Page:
I would expect to see it across society, because within the Scottish combination and political environment of basic income being both policy that supports individual decision making, but within a wider social context. It’s not one or the other. It doesn’t ignore the individuals, but also doesn’t ignore the fact that society does exist. That’s probably the most natural way that we would see that fit in Scotland moving forward.

Part of the interesting element of the experiments: one of the things I would give the most credit to the Scottish government, and to the First Minister, Nicola Sturgeon for, is the fact that, when you see a policy that suddenly picks up a lot of interest and momentum, and quite frankly fashion in some ways as basic income has, which is great and we’re really excited about. It’s very easy, I think, for a political decision makers, especially leaders of a country, to go one of two ways. Either they throw themselves into wholeheartedly and this is the answer to all their problems, which is not helpful or sustainable, or they reject it because it’s just a popular decision.

I think actually what’s been really positive to see from Scottish Government from the First Minister, is that what they see the popularity showing is that basic income is worthy of being explored further and being explored within a Scottish context, but with global conversations. They’re not throwing themselves into saying this will definitely be the policy in Scotland moving forward, but they’re also giving the space for us to experiment and explore and see what kind of implications this might be able to have for Scotland.

I think that gives us a really interesting space and opportunity and environment, that we can actually create quite a Scottish specific and targeted version of the policy in many ways that will work within a particular context that we have here, but also can learn from what’s happening in Finland and Stockton, California and Ontario and various other places just now as well.

Owen: You started to get into it there, I’m wondering what the public reaction has been to this whole basic income discussion. Do you think people are generally supportive?

Jamie: I think it’s getting there. I think one of the biggest things we need to do over the next year or so is really work on that public engagement. I think there’s probably still to big a proportion of the Scottish population haven’t engaged with the context yet. What I found in doing a lot of public speaking and public events and workshops and so on around the topic, is within a Scottish context you tend to get one of two reactions.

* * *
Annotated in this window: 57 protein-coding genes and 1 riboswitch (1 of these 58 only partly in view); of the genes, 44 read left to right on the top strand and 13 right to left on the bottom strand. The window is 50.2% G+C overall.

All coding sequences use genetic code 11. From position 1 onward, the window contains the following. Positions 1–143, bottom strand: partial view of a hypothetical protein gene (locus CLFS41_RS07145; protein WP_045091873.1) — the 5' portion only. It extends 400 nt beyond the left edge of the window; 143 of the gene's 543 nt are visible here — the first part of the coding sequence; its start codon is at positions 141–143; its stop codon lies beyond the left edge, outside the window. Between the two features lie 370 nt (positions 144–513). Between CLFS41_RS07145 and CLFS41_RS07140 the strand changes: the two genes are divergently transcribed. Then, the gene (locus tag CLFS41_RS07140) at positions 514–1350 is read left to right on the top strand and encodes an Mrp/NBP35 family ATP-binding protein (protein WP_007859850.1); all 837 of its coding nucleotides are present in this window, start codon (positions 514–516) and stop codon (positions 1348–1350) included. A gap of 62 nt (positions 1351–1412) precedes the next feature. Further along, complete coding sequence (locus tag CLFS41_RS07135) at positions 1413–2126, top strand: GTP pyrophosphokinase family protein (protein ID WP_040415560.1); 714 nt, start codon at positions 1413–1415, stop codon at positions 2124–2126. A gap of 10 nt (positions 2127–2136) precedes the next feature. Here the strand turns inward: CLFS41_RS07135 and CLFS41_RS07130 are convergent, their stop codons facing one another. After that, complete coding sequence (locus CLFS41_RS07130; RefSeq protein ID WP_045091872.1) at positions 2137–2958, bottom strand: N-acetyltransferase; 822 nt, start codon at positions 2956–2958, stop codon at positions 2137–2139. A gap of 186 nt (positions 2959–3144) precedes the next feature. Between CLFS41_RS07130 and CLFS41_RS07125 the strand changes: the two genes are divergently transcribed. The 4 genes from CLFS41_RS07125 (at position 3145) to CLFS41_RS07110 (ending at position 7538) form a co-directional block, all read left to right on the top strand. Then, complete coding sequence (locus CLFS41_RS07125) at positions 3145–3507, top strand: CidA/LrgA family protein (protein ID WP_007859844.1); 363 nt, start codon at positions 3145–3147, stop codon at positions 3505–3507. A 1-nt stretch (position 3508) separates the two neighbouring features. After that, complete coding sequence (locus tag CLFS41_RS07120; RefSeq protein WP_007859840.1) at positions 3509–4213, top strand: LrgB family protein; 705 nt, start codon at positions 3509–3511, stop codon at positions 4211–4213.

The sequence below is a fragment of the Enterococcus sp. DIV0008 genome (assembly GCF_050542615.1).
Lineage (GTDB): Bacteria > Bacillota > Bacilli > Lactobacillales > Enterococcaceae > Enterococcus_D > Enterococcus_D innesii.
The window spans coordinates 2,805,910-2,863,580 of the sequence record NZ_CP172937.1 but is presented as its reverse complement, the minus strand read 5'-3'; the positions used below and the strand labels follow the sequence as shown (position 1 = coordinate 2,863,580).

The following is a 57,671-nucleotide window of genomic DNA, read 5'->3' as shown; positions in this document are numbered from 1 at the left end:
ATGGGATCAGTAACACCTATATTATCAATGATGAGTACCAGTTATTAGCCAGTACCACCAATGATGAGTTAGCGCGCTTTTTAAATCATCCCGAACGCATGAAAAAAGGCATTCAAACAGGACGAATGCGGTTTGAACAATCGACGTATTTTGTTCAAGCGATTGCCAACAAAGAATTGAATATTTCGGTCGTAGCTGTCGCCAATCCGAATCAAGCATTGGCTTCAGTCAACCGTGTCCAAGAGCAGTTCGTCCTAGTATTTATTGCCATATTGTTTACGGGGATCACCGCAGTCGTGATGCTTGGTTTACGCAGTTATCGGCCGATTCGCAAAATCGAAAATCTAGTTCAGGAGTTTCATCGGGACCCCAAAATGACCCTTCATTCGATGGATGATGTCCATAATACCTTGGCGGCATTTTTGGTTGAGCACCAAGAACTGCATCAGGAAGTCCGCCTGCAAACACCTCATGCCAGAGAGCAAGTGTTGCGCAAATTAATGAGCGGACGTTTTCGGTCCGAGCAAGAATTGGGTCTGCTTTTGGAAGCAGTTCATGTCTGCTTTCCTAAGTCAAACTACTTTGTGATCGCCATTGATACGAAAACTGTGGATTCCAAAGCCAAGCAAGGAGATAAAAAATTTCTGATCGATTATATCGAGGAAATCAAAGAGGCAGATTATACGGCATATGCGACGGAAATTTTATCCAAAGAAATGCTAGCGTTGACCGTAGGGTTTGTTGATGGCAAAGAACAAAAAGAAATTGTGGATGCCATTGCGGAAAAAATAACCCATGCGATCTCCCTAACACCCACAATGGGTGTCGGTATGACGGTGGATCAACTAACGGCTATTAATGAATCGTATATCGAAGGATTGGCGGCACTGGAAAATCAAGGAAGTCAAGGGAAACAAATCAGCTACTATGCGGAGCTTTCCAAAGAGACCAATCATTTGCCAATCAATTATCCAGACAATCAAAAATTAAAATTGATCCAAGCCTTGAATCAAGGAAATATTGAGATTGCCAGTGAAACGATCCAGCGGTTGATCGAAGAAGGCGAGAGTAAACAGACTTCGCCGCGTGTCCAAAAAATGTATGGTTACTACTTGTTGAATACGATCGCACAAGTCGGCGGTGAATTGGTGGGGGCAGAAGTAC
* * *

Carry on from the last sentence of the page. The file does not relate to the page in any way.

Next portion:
I think we’re lucky in Scotland in that we have a political context where we’ve had quite an open space to start from, maybe more so than in some other countries. For example, after the independence referendum debate, I think you had this huge growth in civic and citizen engagement in politics around the independence referendum. Registration for voting the referendum was not far shy of 100%; a huge turnout, people engaged in events.

I think when the referendum finished, people wondered where to go with that. Some people joined political parties, but I think for a lot, they were looking for that idea of a better Scotland. Whenever they sat on the constitution that was what was motivating them. I think therefore, we’ve had this great parts of the population we could tap into in a sense, who are looking for a progressive positive idea to really get behind, and I think basic income has lent itself to that.

Interestingly, the other reaction you find is quite a knee-jerk. I don’t mean this in a negative way, but it’s quite an instinctive reaction, which is when you talk about the concepts or giving people money and choice over what they spend it on, a reaction of, I know Jimmy in my street would spend that money on drink. He will spend it on alcohol, he will spend it in cigarettes, that’s not a good use of any sort of policy.

It’s a very quick and it’s very powerful and understandable reaction, but what I’ve also found with a lot of those reactions is it doesn’t take much of a space of discussing and allowing people to play with the idea and explore it. To also hear them saying, “I know he would spend it on alcohol, but I also know my cousin has been looking to set up a business and this would give her the spur to do it.” Or, “I know so and so who spent this time where they want to care for their husband who’s unwell, but they haven’t been able to do so because of financial reasons.”